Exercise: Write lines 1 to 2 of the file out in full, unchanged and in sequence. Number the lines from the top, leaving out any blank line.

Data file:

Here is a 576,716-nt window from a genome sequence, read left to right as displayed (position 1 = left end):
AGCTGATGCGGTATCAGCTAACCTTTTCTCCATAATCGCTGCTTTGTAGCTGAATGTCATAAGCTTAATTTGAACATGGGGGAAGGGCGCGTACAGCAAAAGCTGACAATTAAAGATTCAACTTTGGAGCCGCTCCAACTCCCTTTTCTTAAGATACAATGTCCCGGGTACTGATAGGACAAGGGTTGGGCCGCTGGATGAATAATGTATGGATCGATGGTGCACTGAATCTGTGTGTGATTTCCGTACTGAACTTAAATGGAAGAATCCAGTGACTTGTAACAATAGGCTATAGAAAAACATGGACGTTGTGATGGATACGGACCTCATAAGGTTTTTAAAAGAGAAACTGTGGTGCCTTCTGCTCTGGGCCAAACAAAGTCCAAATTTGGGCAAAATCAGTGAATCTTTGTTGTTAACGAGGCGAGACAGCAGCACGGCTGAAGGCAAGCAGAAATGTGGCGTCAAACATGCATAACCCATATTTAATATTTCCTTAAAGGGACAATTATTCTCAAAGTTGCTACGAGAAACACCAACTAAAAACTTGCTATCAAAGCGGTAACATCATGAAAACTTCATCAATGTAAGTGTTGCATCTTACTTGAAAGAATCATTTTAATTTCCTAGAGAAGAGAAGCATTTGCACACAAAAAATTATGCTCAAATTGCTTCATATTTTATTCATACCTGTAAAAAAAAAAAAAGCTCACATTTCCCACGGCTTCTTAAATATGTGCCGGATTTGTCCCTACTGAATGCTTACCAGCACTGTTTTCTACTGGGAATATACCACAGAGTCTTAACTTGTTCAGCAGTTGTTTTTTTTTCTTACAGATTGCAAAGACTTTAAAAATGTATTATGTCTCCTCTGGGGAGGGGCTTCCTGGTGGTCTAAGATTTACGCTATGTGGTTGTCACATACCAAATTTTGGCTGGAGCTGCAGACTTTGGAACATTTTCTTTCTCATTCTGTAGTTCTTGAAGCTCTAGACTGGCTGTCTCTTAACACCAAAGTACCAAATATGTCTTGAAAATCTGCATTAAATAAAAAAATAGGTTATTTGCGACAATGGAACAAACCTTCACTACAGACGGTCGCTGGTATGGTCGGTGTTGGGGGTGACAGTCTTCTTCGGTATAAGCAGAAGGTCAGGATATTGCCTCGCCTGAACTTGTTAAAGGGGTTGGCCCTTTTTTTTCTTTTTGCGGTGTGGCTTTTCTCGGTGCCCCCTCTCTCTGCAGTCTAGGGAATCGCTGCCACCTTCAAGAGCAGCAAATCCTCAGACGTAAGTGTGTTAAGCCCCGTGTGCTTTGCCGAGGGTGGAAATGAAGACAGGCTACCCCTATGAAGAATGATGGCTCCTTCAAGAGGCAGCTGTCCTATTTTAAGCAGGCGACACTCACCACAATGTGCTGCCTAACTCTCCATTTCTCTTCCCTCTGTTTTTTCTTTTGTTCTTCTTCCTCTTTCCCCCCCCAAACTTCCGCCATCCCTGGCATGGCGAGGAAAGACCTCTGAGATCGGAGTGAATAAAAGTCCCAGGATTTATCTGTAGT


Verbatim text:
Here is a 576,716-nt window from a genome sequence, read left to right as displayed (position 1 = left end):
AGCTGATGCGGTATCAGCTAACCTTTTCTCCATAATCGCTGCTTTGTAGCTGAATGTCATAAGCTTAATTTGAACATGGGGGAAGGGCGCGTACAGCAAAAGCTGACAATTAAAGATTCAACTTTGGAGCCGCTCCAACTCCCTTTTCTTAAGATACAATGTCCCGGGTACTGATAGGACAAGGGTTGGGCCGCTGGATGAATAATGTATGGATCGATGGTGCACTGAATCTGTGTGTGATTTCCGTACTGAACTTAAATGGAAGAATCCAGTGACTTGTAACAATAGGCTATAGAAAAACATGGACGTTGTGATGGATACGGACCTCATAAGGTTTTTAAAAGAGAAACTGTGGTGCCTTCTGCTCTGGGCCAAACAAAGTCCAAATTTGGGCAAAATCAGTGAATCTTTGTTGTTAACGAGGCGAGACAGCAGCACGGCTGAAGGCAAGCAGAAATGTGGCGTCAAACATGCATAACCCATATTTAATATTTCCTTAAAGGGACAATTATTCTCAAAGTTGCTACGAGAAACACCAACTAAAAACTTGCTATCAAAGCGGTAACATCATGAAAACTTCATCAATGTAAGTGTTGCATCTTACTTGAAAGAATCATTTTAATTTCCTAGAGAAGAGAAGCATTTGCACACAAAAAATTATGCTCAAATTGCTTCATATTTTATTCATACCTGTAAAAAAAAAAAAAGCTCACATTTCCCACGGCTTCTTAAATATGTGCCGGATTTGTCCCTACTGAATGCTTACCAGCACTGTTTTCTACTGGGAATATACCACAGAGTCTTAACTTGTTCAGCAGTTGTTTTTTTTTCTTACAGATTGCAAAGACTTTAAAAATGTATTATGTCTCCTCTGGGGAGGGGCTTCCTGGTGGTCTAAGATTTACGCTATGTGGTTGTCACATACCAAATTTTGGCTGGAGCTGCAGACTTTGGAACATTTTCTTTCTCATTCTGTAGTTCTTGAAGCTCTAGACTGGCTGTCTCTTAACACCAAAGTACCAAATATGTCTTGAAAATCTGCATTAAATAAAAAAATAGGTTATTTGCGACAATGGAACAAACCTTCACTACAGACGGTCGCTGGTATGGTCGGTGTTGGGGGTGACAGTCTTCTTCGGTATAAGCAGAAGGTCAGGATATTGCCTCGCCTGAACTTGTTAAAGGGGTTGGCCCTTTTTTTTCTTTTTGCGGTGTGGCTTTTCTCGGTGCCCCCTCTCTCTGCAGTCTAGGGAATCGCTGCCACCTTCAAGAGCAGCAAATCCTCAGACGTAAGTGTGTTAAGCCCCGTGTGCTTTGCCGAGGGTGGAAATGAAGACAGGCTACCCCTATGAAGAATGATGGCTCCTTCAAGAGGCAGCTGTCCTATTTTAAGCAGGCGACACTCACCACAATGTGCTGCCTAACTCTCCATTTCTCTTCCCTCTGTTTTTTCTTTTGTTCTTCTTCCTCTTTCCCCCCCCAAACTTCCGCCATCCCTGGCATGGCGAGGAAAGACCTCTGAGATCGGAGTGAATAAAAGTCCCAGGATTTATCTGTAGT